Fears of a new round of violent confrontations in Egypt loomed on Monday as the Muslim Brotherhood and its allies organized protest marches on Interior Ministry buildings nationwide in defiance of warnings by the military-led government, even as the European Union's top foreign policy official was visiting Cairo and talking to both sides in an attempt to mediate an easing of the crisis.
The European official, Catherine Ashton, who arrived in Egypt late Sunday, was meeting with the interim president, Adli Mansour; his vice president, Mohamed ElBaradei; and the chief of the armed forces, Gen. Abdul-Fattah el-Sisi. She also was scheduled to meet with some of the remaining Muslim Brotherhood leaders who have not yet been arrested.
Ms. Ashton was the first Western emissary to visit the country after a bloody crackdown in Cairo and elsewhere over the weekend left more than 80 Muslim Brotherhood members and sympathizers dead and hundreds wounded, the second mass killing of Islamists since the military deposed and arrested Mohamed Morsi, an Islamist and Egypt's first freely elected president, on July 3.
Mr. Morsi's ouster has plunged Egypt into its worst political crisis since the revolution that felled his autocratic predecessor, Hosni Mubarak, in February 2011. The Muslim Brotherhood has characterized the military's action as a coup and has demanded the reinstatement of Mr. Morsi, whose whereabouts have not been disclosed since he was removed from office.
In a statement, Ms. Ashton said she was exhorting Egypt's interim leaders to make good on their pledge for a cohesive, civilian-led government that included all political factions, including the Muslim Brotherhood and its Islamist allies. "This transitional process must lead -- as soon as possible -- to a constitutional regime, the holding of free transparent elections and the forming of a cabinet with a civilian leadership," Ms. Ashto's statement said, according to Ahram Online, the Web site of Egypt's leading newspaper.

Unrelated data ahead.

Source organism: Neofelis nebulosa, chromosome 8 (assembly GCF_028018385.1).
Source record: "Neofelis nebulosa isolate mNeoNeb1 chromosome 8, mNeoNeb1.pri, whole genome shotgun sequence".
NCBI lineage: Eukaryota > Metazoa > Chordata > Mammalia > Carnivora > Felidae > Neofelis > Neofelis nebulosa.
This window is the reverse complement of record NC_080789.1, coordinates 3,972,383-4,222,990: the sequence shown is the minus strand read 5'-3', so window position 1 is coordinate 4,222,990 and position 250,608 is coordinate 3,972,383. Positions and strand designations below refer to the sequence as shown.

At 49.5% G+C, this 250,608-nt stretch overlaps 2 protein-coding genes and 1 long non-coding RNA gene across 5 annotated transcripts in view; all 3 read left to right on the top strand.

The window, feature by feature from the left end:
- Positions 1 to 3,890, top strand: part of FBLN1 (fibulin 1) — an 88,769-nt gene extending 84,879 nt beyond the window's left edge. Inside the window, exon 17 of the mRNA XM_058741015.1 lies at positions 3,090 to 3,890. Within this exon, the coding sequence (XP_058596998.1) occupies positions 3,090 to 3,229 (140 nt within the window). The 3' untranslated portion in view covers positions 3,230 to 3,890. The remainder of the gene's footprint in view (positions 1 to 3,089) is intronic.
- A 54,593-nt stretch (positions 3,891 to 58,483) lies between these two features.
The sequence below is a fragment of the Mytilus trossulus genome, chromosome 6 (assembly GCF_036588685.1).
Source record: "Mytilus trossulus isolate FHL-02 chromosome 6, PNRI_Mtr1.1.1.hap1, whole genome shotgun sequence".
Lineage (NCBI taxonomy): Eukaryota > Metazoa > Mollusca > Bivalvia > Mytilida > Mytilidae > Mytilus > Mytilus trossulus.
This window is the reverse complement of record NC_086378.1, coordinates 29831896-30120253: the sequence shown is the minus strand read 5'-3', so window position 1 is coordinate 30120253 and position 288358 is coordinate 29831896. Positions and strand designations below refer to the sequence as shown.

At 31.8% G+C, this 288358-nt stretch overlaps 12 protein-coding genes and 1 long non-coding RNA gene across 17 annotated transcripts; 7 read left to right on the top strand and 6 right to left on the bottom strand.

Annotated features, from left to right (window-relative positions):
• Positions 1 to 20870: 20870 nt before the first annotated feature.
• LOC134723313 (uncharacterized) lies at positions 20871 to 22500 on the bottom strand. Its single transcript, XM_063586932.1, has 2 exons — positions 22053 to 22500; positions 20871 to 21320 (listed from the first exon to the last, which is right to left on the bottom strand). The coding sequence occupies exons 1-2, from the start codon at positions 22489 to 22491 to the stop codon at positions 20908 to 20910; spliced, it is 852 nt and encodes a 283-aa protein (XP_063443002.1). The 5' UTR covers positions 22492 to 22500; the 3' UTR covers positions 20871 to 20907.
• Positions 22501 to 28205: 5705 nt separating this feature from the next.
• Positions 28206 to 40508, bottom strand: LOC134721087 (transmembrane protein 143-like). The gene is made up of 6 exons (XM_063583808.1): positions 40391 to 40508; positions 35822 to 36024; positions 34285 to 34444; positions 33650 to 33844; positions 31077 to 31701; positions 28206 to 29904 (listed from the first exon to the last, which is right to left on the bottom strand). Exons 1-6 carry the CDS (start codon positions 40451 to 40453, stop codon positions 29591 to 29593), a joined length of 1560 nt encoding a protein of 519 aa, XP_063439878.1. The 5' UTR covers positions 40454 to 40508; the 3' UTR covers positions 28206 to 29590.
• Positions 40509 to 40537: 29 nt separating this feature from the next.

There were no immediate details on the outcome of her meetings. But Mr. ElBaradei, a Nobel laureate and diplomat whose appointment has been widely seen as an attempt by the interim government to present a friendly liaison to the West, told Ms. Ashton that Egypt's post-Morsi leadership was doing "all what it could in order to reach a peaceful exit to the current crisis," Ahram Online reported.
The Muslim Brotherhood said on its Web site that Ms. Ashton was meeting later with at least four members of the Anti-Coup National Alliance, a protest coordination group formed by the Muslim Brotherhood and its supporters, at a hotel in Egypt's Giza district, where the Islamists have been staging a mass sit-in since Mr. Morsi's ouster. The Brotherhood said the delegation would be "embarking from the platform of constitutional legitimacy, aiming to end the military coup."
The Brotherhood also said it had organized marches of protesters carrying coffins to administration buildings in all Egyptian provinces after evening prayers "to condemn the criminal acts and the firing of live ammunition by Interior Ministry henchmen at peaceful demonstrators."
The interim government has expressed growing impatience with the Islamist demonstrations, and military officials have suggested that they would soon attempt to forcibly remove Islamist protesters from sit-in sites in Cairo and elsewhere. They have given every indication that they are ready to confront the Muslim Brotherhood and drive it underground, resurrecting the era when it operated as a banned group under Mr. Mubarak and his predecessors.
Besides Mr. Morsi, many of the brotherhood's senior leaders have been placed under arrest. Egyptian news services reported that two other allies of Mr. Morsi, senior members of the Islamist Wasat Party, were arrested early Monday.world
This article originally appeared in The New York Times.